Legacies: A History Journal for Dallas and North Central Texas, Volume 28, Number 2, Fall 2016 Page: 4
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It Seemed Like a
Good Idea at the Time:
BY EVELYN MONTGOMERY
f people were perfect, historians would
write dull recitations of faultless decisions with
optimal outcomes. Historical mistakes are both
fascinating and often informative about the lim-
its of human judgment and the complexity of
changing human beliefs and desires. The field of
city planning is a good area for observing these
tendencies. The planning of roads, services, and
public spaces is essential for producing a func-
tional modern city. Ancient and medieval cities
that grew organically, without planning, often
resemble mazes, with random streets that are
charming but not navigable. Planning is good,
but all of the training and knowledge available
is insufficient to make a city planner omniscient.
Dallas has not escaped the errors that result.
Dallas's founder, John Neely Bryan, was ar-
guably its first urban planner, building his cab-
in along the Trinity and envisioning a city that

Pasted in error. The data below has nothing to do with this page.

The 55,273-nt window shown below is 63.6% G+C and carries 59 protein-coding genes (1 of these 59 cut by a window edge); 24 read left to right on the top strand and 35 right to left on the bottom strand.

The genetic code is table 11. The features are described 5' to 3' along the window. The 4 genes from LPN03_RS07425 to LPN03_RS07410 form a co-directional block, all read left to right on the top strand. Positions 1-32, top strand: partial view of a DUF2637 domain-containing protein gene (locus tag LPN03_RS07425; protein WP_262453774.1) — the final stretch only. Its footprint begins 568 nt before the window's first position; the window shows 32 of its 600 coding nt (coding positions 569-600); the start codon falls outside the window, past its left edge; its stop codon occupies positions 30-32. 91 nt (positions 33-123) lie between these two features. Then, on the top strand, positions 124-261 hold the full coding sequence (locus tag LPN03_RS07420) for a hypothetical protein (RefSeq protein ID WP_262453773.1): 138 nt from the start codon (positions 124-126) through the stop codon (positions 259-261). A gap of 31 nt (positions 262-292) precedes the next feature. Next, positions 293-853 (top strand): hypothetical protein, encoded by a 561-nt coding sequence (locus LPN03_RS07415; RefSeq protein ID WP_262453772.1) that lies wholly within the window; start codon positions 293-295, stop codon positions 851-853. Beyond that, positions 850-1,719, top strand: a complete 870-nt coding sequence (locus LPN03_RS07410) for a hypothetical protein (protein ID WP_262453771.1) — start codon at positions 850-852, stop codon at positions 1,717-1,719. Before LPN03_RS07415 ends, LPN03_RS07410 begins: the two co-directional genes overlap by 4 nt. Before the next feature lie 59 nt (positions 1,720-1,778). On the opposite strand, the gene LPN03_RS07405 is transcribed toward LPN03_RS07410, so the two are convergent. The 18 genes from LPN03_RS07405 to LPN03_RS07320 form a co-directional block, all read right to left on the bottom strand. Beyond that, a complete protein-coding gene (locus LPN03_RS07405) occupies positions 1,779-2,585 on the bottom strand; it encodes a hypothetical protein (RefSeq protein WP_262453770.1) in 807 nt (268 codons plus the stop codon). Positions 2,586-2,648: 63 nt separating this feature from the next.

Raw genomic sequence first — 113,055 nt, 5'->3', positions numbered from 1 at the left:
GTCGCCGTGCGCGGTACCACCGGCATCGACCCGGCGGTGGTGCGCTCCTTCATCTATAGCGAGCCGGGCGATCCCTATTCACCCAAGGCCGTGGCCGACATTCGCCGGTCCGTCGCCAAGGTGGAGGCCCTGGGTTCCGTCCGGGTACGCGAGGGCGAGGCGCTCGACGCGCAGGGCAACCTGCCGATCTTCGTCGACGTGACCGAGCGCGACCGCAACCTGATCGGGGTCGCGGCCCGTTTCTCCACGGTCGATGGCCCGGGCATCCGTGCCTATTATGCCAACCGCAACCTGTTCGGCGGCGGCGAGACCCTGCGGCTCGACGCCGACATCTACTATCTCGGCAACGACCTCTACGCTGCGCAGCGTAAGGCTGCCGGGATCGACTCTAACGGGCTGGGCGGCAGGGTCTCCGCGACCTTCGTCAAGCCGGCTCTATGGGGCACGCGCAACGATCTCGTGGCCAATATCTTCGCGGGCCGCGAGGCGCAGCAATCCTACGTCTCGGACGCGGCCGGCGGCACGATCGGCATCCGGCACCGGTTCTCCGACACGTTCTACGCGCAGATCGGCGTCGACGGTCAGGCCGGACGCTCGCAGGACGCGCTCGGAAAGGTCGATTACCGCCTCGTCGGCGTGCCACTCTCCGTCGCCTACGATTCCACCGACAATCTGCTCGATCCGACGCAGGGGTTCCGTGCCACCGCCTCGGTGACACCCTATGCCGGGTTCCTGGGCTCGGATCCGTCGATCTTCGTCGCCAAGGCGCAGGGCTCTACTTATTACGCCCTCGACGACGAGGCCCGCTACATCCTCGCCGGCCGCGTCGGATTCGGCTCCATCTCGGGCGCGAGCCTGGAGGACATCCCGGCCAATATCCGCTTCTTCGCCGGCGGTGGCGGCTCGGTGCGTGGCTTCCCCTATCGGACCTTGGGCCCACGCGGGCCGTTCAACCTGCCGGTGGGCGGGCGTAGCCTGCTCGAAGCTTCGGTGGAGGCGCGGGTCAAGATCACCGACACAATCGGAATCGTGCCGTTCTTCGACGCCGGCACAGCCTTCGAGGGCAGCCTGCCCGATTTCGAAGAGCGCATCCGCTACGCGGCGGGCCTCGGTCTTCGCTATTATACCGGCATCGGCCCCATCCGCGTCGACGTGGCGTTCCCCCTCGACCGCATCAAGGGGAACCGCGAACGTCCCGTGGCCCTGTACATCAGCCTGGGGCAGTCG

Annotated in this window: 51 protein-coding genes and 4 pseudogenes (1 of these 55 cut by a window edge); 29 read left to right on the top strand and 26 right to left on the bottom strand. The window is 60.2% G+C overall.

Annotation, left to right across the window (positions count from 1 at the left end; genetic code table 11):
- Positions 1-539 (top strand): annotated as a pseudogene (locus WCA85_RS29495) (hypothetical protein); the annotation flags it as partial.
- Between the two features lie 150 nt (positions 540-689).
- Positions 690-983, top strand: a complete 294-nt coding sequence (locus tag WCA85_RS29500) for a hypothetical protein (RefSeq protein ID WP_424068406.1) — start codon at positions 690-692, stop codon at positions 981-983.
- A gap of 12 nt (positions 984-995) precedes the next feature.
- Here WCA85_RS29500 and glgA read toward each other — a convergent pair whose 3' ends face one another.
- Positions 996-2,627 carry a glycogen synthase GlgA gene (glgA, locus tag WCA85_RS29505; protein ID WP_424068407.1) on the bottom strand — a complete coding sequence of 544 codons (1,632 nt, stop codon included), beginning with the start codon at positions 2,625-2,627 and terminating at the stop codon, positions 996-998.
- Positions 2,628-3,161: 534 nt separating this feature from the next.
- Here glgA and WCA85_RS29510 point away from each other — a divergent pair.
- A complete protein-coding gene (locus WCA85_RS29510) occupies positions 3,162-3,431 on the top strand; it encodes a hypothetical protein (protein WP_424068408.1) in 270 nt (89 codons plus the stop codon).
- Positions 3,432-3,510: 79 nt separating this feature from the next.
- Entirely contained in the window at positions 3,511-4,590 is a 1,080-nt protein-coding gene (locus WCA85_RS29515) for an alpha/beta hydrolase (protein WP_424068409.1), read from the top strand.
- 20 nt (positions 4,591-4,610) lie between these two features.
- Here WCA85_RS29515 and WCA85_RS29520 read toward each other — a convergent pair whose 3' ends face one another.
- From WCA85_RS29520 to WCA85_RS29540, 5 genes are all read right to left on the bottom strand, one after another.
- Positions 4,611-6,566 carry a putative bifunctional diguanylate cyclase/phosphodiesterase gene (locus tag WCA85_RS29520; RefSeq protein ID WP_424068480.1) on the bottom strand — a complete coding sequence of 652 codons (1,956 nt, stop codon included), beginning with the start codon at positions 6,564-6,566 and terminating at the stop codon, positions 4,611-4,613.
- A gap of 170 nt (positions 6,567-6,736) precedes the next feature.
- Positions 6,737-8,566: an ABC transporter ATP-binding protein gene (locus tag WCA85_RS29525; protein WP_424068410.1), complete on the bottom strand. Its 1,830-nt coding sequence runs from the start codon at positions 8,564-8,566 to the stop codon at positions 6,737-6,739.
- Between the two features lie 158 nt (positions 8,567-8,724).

would grow from river commerce. Bryan was
not alone in his plans for the area, and that fact
produced many of the ensuing problems. Bryan
planned a street grid for Dallas starting at the riv-
er that allowed the streets to be almost aligned
with the compass points. Land nearby had al-
ready been surveyed by Warren Angus Ferris,
who used a Spanish tradition of turning the grid
45 degrees, setting up the inevitable collision of
streets when the grids met. Just north of down-
town, John Grigsby was planning streets in that
As downtown Dallas expanded from the
1870s to the 1920s, Bryan's grid went as far as
it could, until it reached Grigsby's, two miles
away, and other canted grids to the south. With
no plans in place to resolve the street connec-
tions where the grids met, some streets simply
stopped in dead ends. Others managed to con-
nect in awkward triangles. In New York City,
such "precious irregularities and opportunities
at the acute and obtuse junctions" of Broadway
and the relentless grid spawned such icons as
the Flatiron Building.2 Most in Dallas spawned
only confusion, but where Commerce and Jack-
son streets met at what was then part of Preston
Road, Dallas eventually saw its own flatiron.
4 LEGACIES Fall 2016
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Dallas Historical Society. Legacies: A History Journal for Dallas and North Central Texas, Volume 28, Number 2, Fall 2016, periodical, Autumn 2016; Dallas, Texas. (https://texashistory.unt.edu/ark:/67531/metapth823532/m1/6/: accessed September 15, 2019), University of North Texas Libraries, The Portal to Texas History, https://texashistory.unt.edu; crediting Dallas Historical Society.